No one cares about any of this in New Zealand, as long as they have their jobs, homes and money they don’t think they have to care. Trouble is, in New Zealand, most of the population are only one paycheck from financial ruin and they won’t even admit that, so worrying about the rather obvious poor living in the streets, and the women with black eyes, kids with no shoes or warm clothes out in the rain, no school lunches in their empty schoolbags is not something Kiwis will do anything about, other than to deny it all!
Scary comment, but true.
Trouble is, in New Zealand, most of the population are only one paycheck from financial ruin and they won’t even admit that
Image: Morgan Freeman “He’s right you know”
A quarter of New Zealanders would burn through their savings within a month if their main source of income was lost, a MasterCard survey suggests
Posted in KiwiSaver July 25, 2013 – 10:43am, Gareth Vaughan
Image sourced from Shutterstock.com
A quarter of New Zealanders have such meagre savings they’d be gone within a month if their main source of income dried up, according to a MasterCard survey.
MasterCard says that although New Zealand’s savings culture is improving, with almost 9 in 10 people, or 89%, intending to save more or a similar amount in the coming six months as they did in the previous six months, just 26% of survey respondents believe their savings wouldn’t last a month if their main source of income disappeared.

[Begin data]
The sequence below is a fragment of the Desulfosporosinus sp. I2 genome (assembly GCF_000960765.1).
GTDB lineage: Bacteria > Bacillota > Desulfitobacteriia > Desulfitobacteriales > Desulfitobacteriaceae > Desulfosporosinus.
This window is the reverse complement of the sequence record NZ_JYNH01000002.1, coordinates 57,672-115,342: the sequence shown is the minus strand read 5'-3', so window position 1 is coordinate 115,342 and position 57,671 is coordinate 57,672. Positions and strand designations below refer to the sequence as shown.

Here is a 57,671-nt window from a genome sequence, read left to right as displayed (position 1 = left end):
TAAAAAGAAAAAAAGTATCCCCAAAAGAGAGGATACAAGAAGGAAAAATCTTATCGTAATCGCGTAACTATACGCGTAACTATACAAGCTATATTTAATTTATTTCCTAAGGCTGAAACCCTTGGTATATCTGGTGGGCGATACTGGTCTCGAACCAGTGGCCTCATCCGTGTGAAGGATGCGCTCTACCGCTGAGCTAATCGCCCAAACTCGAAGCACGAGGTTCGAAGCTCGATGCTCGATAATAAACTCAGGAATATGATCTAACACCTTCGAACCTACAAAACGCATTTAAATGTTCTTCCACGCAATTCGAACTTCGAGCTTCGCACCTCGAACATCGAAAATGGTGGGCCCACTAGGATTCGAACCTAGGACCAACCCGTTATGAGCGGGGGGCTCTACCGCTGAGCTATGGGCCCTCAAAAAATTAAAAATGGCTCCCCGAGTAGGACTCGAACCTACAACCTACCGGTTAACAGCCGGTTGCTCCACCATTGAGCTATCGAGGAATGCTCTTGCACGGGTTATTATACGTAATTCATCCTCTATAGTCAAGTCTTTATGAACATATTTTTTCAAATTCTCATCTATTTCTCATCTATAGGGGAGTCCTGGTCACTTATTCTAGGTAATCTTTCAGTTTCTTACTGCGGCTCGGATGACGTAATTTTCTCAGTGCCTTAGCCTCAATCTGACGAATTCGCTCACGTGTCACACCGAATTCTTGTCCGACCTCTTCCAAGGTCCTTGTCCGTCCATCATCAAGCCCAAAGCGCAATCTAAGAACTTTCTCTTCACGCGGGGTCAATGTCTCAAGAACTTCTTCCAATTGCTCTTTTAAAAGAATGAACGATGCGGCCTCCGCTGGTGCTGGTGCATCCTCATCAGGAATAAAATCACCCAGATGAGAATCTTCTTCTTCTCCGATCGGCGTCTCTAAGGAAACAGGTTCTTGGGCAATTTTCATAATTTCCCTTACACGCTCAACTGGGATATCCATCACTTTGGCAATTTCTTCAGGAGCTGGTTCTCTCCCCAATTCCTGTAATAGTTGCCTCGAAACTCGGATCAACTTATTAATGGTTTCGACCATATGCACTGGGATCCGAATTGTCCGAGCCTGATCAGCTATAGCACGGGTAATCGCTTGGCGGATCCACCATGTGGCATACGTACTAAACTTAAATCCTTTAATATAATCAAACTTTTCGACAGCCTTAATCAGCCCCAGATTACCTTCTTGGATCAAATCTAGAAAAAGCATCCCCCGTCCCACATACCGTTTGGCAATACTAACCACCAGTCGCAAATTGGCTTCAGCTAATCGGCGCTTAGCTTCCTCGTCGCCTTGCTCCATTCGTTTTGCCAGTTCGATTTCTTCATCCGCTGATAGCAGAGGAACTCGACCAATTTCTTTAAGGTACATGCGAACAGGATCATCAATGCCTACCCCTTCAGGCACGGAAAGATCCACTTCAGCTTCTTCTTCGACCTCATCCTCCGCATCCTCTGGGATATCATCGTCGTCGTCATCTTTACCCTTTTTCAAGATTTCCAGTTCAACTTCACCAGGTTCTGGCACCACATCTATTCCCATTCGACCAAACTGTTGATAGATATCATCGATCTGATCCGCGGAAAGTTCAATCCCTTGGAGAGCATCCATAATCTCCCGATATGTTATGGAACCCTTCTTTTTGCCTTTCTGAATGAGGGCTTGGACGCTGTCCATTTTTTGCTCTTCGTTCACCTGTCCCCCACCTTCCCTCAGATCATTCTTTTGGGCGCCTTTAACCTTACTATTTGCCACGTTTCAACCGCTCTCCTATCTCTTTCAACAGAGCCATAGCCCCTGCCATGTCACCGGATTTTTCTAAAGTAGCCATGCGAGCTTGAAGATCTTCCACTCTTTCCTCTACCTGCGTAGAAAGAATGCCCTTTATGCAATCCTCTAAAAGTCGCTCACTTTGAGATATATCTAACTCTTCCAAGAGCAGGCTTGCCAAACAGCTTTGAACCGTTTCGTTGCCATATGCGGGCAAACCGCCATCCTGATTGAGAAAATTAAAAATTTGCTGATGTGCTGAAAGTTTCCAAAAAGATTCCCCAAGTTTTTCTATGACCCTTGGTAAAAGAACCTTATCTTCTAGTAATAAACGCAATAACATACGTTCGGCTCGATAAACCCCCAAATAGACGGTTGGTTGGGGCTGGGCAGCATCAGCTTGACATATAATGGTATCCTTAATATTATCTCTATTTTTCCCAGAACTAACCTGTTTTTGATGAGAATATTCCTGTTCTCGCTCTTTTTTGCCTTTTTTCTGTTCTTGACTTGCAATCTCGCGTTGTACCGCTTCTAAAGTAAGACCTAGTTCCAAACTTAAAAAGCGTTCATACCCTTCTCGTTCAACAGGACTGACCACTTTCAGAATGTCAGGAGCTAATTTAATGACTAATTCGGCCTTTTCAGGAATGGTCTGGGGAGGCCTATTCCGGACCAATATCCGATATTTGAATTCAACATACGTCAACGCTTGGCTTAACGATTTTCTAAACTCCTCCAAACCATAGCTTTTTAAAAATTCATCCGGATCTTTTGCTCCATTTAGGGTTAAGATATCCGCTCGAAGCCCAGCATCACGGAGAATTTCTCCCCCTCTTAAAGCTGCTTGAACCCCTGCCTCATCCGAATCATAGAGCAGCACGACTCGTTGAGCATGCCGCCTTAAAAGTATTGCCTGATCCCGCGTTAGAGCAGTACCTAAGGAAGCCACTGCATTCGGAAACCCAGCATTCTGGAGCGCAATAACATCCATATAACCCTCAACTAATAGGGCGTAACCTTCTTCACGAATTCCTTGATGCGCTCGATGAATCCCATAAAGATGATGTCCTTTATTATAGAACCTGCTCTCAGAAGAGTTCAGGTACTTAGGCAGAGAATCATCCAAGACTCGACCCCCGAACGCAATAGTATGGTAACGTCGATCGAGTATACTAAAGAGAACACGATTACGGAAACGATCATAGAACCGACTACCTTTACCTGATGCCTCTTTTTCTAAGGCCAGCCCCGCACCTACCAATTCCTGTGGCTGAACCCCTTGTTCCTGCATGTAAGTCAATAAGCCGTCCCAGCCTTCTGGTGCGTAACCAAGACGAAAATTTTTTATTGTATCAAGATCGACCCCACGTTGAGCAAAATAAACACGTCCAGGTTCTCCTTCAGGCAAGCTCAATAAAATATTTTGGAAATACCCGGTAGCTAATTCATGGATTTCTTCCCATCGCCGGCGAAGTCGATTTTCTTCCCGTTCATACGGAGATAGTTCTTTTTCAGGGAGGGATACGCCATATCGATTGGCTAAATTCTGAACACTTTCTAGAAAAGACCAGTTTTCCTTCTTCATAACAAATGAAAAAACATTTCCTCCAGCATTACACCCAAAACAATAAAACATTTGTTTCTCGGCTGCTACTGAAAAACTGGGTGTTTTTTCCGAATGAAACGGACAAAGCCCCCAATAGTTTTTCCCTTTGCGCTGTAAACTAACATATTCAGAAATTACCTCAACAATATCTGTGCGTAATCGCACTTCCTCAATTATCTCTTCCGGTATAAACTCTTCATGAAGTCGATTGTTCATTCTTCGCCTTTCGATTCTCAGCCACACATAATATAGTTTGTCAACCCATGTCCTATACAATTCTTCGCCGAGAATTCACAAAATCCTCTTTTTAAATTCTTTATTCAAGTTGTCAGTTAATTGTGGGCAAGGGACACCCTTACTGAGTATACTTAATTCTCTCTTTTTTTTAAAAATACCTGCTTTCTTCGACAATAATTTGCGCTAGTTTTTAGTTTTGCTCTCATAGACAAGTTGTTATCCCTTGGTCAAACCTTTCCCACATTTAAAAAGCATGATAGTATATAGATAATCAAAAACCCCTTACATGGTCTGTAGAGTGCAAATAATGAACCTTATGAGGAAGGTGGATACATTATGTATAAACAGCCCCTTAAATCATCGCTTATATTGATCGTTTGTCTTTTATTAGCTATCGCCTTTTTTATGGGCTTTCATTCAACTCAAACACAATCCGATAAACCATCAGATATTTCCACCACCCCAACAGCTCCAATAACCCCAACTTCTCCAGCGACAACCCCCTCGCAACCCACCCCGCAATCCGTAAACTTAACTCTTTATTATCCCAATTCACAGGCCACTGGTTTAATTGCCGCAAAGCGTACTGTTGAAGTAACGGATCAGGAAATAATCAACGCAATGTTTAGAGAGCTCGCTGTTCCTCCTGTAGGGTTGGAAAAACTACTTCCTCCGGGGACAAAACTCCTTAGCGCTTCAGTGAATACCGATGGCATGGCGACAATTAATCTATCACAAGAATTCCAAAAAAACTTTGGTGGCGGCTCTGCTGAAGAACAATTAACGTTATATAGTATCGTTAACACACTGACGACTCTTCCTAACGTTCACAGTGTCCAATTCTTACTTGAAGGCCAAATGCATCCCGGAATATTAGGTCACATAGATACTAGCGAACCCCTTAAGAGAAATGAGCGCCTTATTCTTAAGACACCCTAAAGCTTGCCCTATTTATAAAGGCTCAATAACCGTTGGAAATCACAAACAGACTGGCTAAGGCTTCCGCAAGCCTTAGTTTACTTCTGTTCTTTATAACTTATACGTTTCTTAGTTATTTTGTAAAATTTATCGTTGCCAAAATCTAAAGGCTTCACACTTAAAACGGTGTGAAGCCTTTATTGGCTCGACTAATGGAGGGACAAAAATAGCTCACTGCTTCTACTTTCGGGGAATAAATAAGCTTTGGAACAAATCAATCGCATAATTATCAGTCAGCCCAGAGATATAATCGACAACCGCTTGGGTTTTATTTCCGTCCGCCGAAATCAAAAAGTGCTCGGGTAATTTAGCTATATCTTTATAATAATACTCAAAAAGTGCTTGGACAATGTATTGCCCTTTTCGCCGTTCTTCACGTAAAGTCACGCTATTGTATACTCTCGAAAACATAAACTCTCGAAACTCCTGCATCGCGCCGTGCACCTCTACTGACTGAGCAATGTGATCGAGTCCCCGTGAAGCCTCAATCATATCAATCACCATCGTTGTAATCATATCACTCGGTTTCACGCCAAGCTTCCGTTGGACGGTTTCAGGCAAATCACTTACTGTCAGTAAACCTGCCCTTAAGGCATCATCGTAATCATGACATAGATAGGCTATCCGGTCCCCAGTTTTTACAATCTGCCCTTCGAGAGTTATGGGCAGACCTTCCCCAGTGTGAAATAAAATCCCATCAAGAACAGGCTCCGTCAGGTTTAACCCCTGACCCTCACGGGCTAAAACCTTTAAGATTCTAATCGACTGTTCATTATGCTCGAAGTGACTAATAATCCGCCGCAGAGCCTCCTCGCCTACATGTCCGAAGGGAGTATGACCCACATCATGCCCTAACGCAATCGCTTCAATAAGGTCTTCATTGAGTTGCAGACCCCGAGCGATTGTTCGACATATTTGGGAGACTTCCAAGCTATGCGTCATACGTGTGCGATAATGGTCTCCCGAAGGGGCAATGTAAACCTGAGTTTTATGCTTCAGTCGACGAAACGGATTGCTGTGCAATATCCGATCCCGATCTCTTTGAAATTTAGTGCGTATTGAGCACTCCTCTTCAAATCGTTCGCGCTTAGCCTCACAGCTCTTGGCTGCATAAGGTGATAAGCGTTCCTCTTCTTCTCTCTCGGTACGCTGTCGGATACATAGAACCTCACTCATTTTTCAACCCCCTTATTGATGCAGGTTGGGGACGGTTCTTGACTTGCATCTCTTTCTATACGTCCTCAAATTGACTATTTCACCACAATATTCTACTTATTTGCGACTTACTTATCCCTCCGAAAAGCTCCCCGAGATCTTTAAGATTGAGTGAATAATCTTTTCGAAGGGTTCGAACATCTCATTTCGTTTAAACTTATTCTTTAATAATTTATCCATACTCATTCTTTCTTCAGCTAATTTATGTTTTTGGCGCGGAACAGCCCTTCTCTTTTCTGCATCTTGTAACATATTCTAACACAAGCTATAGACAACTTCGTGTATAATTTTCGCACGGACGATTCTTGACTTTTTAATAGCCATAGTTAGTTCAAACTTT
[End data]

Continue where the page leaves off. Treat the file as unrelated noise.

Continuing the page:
Savings? What savings? Most Kiwis are in debt up to their eyeballs and the vast majority of credit cards are almost permanently maxed out. A friend of mine was a typical example. When he and his wife left NZ for Australia, they had over $50,000 of consumer debt! And, this wasn’t from being extravagant or lazy. Both of them worked REALLY hard. The debt had slowly built up just trying to survive. Another couple I know, who remained in NZ, was over $120,000 in debt when they declared bankruptcy; they were hard workers too, but in the end, they ended up with NOTHING!
With the wages being so low and the cost of living so high, the vast majority of people in NZ simply don’t make enough money to live on, even with all the government handouts. People are forced to either borrow to make up the deficit and dig a hole they will NEVER get out of while remaining in NZ; skimp on the essentials and at some point end up with a serious situation when this catches up to them; rip off other people through fraud and other kinds of deception and theft, or leave the country.
Of these options, the only one that WON’T cause long term problems is to go live in another country.
Yes ,get sick in N.Z and go visit WINZ ,they’ll set you straight about where you really live ,it’s a 3rd world shithole with 1st world prices ,takes a little disaster to make the average nz idiot that they are living in a fools paradise ,no money for you after you no pay taxes.
Is this really true. Always thought NZ was wonderful. Was I blind
NZ is wonderful if you have lots of money. The end.